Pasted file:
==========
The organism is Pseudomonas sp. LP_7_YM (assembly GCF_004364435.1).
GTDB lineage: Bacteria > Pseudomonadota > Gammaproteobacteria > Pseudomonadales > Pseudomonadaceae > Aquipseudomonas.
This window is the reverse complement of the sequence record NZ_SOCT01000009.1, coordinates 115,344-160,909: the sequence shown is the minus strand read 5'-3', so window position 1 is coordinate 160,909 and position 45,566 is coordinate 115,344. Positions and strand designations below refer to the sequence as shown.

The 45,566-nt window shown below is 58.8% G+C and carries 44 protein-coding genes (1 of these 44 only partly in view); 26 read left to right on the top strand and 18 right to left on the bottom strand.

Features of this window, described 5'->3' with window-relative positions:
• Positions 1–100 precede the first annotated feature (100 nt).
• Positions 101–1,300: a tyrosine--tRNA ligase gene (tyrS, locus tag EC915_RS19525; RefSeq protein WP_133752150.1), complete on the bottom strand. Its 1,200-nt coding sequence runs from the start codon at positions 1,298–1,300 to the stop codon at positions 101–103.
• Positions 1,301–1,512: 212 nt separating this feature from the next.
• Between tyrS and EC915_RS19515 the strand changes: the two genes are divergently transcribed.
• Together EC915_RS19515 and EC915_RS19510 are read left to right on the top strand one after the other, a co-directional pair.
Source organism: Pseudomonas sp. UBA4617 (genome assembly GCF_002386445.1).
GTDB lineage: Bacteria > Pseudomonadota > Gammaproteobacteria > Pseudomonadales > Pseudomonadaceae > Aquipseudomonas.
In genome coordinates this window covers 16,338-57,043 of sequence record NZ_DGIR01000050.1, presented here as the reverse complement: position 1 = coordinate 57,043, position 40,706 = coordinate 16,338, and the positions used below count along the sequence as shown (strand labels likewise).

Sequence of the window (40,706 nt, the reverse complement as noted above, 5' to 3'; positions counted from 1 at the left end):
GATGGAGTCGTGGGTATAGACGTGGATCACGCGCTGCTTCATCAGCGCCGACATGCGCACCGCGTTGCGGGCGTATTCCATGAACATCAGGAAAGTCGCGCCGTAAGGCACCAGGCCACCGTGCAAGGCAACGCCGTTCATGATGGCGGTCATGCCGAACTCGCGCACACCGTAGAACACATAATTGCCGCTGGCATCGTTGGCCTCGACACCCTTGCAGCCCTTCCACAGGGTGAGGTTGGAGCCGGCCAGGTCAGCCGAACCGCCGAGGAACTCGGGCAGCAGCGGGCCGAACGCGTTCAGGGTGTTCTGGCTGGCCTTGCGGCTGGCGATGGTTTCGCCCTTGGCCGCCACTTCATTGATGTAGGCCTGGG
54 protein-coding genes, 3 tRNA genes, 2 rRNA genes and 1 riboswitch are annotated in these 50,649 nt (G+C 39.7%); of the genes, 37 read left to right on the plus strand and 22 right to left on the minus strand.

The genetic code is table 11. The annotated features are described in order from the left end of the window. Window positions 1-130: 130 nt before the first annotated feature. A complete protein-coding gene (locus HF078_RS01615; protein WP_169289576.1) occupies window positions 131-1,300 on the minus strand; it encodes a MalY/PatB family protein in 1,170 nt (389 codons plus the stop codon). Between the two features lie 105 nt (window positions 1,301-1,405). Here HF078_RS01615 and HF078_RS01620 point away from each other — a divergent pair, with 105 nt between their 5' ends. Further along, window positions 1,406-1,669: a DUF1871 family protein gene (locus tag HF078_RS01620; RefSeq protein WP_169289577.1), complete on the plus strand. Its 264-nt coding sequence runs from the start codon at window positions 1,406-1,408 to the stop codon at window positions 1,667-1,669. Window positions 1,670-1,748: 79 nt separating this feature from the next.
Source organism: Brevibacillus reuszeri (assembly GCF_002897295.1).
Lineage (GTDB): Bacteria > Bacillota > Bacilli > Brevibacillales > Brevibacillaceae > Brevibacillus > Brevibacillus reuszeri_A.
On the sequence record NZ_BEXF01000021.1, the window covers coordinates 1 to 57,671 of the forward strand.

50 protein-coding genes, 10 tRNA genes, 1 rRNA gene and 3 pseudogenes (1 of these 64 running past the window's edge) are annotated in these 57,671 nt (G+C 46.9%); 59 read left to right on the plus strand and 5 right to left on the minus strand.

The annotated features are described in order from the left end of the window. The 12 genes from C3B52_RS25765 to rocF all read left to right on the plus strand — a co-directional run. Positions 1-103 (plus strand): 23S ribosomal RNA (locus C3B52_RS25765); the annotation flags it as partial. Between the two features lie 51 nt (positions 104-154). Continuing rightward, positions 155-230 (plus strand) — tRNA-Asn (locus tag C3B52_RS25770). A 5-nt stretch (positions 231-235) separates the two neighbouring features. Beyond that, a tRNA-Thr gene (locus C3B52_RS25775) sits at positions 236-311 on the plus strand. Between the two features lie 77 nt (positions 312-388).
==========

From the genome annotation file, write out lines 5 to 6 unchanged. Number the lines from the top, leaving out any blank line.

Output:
Features of this window, described 5'->3' with window-relative positions:
• Positions 1–100 precede the first annotated feature (100 nt).